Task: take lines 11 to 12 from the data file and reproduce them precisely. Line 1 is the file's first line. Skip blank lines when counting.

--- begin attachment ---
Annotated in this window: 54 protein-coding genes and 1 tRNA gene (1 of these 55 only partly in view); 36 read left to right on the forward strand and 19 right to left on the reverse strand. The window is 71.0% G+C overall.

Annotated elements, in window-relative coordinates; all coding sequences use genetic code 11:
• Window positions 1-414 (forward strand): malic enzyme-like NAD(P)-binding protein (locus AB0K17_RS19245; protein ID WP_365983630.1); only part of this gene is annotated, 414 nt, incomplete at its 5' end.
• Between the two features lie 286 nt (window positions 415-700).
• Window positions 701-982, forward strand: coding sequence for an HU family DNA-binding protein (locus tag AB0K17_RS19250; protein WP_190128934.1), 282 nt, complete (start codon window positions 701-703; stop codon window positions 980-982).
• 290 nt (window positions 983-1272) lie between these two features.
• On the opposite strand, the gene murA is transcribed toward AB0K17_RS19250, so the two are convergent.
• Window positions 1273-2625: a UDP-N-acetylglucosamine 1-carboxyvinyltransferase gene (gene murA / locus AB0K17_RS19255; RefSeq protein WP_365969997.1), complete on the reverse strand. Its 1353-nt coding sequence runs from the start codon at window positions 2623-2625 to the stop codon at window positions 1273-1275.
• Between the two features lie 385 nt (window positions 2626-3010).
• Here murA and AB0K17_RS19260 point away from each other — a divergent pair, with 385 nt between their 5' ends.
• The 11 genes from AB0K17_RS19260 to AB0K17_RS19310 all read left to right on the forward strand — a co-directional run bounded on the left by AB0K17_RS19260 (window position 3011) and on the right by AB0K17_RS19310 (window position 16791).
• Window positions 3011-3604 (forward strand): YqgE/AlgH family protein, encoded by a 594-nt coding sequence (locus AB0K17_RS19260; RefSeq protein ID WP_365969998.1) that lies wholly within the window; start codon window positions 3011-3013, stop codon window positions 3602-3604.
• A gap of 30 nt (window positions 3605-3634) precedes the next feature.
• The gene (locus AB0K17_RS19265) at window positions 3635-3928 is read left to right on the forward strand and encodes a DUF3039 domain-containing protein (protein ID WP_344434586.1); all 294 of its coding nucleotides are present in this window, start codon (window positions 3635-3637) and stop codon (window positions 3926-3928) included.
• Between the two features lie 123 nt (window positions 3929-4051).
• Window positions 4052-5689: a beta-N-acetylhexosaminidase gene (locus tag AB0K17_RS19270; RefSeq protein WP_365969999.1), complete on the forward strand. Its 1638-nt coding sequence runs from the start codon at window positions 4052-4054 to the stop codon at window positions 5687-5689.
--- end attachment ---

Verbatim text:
• The 11 genes from AB0K17_RS19260 to AB0K17_RS19310 all read left to right on the forward strand — a co-directional run bounded on the left by AB0K17_RS19260 (window position 3011) and on the right by AB0K17_RS19310 (window position 16791).
• Window positions 3011-3604 (forward strand): YqgE/AlgH family protein, encoded by a 594-nt coding sequence (locus AB0K17_RS19260; RefSeq protein ID WP_365969998.1) that lies wholly within the window; start codon window positions 3011-3013, stop codon window positions 3602-3604.